David said...


If what you say is true, why are most colleges in financial trouble, many on the verge of bankruptcy, and quite a few already closed?

As for useless degrees, colleges don't force anyone to choose their major. If people choose useless subjects, it's because they love them, or think they love them. If some people love trades and working with their hands, others love reading old books. Letting them do so is not a form of oppression.

As John posted a while back, a major reason things like medicine and college are so expensive is because no one has figured out a way to use automation and/or management science to force efficiencies into the system, while still accomplishing the system's goals.

JustPeachy said...

"Letting them do so is not a form of oppression."

Of course not. But telling them that getting a degree is the ticket to financial success, without specifying which degrees that applies to, is a very big lie. Compounding this by offering enormous student loans to nearly anyone who asks, regardless of what they're studying... may in fact be a form of oppression.

David said...


If a student wants to major in the humanities, and their humanities professors don't speak to them *several times* about the real-world hazards of such a course, then IMHO those profs are guilty of professional malpractice.

My impression is that the main force pushing students to go to college when they don't want to go is parents. I've met many students who say quite forthrightly that they aren't doing well because they don't want to be there, and their parents are making them go. Many of them would rather work outdoors or in the parents' own business (often a restaurant or contracting-type business). I respect their self-knowledge and wish they could fulfill their desires and I tell them so--but I don't feel in a position to tell them to defy their parents.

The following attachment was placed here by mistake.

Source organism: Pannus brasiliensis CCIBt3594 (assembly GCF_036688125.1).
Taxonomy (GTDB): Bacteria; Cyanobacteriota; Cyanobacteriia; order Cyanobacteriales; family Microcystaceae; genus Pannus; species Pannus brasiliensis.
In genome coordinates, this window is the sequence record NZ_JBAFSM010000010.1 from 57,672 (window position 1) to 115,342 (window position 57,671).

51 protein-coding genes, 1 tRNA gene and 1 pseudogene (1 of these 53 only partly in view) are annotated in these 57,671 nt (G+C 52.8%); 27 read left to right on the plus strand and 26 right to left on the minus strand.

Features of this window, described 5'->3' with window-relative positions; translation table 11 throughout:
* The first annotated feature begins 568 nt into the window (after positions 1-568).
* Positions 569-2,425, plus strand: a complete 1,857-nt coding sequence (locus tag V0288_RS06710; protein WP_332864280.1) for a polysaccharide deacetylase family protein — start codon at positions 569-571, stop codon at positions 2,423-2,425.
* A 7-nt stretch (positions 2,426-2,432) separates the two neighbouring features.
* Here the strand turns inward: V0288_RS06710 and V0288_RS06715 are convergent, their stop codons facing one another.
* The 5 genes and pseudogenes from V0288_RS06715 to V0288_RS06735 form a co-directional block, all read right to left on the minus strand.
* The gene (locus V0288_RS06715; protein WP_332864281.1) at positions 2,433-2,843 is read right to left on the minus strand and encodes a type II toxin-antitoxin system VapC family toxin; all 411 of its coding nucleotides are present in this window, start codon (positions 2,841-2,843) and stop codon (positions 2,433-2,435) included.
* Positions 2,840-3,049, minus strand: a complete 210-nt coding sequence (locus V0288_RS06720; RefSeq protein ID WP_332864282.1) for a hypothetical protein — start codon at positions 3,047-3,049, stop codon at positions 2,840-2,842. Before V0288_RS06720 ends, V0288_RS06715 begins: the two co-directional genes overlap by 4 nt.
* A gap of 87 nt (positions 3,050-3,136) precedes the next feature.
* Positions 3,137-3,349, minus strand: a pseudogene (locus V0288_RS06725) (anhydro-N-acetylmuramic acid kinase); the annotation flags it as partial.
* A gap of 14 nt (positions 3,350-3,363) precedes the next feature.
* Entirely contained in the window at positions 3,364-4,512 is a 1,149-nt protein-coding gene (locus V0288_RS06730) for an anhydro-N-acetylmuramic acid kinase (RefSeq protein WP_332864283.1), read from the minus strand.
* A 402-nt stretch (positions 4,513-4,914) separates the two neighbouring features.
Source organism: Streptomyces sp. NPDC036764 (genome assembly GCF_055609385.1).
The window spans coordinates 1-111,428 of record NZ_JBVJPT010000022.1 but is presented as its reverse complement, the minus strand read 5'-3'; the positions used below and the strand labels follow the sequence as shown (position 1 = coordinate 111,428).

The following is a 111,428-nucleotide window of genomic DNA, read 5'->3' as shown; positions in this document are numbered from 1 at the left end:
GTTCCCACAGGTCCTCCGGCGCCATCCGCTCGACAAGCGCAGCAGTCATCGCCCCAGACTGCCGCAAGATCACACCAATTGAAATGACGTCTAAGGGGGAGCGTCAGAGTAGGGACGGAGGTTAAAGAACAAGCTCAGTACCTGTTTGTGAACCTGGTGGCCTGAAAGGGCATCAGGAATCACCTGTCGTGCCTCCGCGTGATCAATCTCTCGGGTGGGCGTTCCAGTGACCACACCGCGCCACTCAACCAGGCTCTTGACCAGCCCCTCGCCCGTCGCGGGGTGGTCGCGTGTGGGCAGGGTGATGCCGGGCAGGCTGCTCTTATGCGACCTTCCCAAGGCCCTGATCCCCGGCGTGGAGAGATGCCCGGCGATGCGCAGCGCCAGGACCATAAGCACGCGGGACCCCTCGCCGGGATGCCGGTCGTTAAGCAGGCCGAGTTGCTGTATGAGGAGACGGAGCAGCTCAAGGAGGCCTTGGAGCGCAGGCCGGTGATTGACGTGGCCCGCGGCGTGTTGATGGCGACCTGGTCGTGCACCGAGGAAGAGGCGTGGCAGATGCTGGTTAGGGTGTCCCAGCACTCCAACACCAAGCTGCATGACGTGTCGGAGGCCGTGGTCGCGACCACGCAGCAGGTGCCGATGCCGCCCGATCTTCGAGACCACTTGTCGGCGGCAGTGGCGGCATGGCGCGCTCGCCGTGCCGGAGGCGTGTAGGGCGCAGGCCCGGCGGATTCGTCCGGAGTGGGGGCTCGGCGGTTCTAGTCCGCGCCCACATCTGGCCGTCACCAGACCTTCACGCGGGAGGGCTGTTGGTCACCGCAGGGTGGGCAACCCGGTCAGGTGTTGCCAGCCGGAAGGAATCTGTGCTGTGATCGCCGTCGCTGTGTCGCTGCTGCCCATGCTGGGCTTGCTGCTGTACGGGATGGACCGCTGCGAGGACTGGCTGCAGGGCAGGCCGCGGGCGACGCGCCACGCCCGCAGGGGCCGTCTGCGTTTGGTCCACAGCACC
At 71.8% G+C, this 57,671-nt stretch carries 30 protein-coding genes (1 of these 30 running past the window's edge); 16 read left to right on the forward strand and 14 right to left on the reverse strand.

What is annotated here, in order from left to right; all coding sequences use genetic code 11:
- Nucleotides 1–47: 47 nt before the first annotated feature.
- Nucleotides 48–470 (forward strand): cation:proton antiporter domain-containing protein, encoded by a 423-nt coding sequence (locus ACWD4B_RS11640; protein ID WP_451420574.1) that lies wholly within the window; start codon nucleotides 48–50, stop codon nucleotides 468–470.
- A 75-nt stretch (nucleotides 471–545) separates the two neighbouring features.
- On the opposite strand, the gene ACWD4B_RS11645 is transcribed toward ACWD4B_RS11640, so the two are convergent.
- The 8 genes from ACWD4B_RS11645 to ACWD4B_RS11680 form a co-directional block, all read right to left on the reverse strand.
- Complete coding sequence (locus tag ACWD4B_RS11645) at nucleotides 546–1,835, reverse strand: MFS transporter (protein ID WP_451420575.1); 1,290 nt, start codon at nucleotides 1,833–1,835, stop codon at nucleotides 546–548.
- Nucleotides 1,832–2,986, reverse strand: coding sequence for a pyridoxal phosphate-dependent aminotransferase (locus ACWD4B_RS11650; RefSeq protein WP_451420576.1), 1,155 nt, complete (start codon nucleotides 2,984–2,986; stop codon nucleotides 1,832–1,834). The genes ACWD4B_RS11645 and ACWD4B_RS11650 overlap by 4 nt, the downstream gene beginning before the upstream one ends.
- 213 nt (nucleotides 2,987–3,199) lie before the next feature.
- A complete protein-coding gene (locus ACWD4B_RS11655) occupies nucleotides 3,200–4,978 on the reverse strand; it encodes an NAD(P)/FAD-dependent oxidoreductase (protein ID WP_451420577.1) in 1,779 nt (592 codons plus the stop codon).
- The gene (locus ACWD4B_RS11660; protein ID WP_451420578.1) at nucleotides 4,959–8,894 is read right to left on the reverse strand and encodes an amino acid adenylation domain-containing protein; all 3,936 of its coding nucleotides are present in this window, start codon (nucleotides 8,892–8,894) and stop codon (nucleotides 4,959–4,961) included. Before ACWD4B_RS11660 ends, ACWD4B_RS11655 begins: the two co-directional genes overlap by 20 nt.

I don't know the parents, so I can't speak to their motives. That said, I'll guess (:-)) at one thing, related to the topic of the medieval thread we're also conversing on. I imagine many of the parents feel they've been slighted because they didn't go to college--many of my students are first generation college students--and they don't want that for their children. I think such slighting is real, common, and horrible, and a significant social problem in a society that certainly has a lot of unhappy college students, probably has too many college grads and not enough skilled workers, and where, we are told, certain skilled trades are probably going to be the last things automated. The only thing I can see to do is try not to act in that slighting manner, which is pretty lame as a solution, I know (bless my heart).

All that said, I love reading old books and working with students, and I feel very privileged that I've gotten to spend my working life doing those things (even if only as essentially a permanent adjunct).

JustPeachy said...


4-8 years of your life, and many thousands of dollars of front-loaded costs, for an education you don't want and won't use for anything, seems like an exorbitant price for not having well-dressed women say "bless your heart" at you!

Those are years someone could have been finding a spouse, having two or three kids (while still young enough to keep up!), building a business... and money that could have bought a house for that family! And instead, they're spending it for this thing... and then delaying the family and house even longer because they're trapped in a job they hate until they pay off the loans. It's so sad! For what? A class marker!

I freely admit my bias: I'm congenitally blind to social hierarchy and the maneuverings related to it. I'm aware of it, but only on an intellectual level, not a visceral one. When I get subtly insulted, I can often tell that *something odd just happened* but it takes hours of post-mortem analysis to figure out exactly *what*. And at that point it's like "well really, what an odd thing to do! What sort of odd insecurity must that person have, to have prompted it?"

David said...


I think I was trying to understand the parents' motives, rather than to advocate for them.

JustPeachy said...

Ah, apologies if I misread you!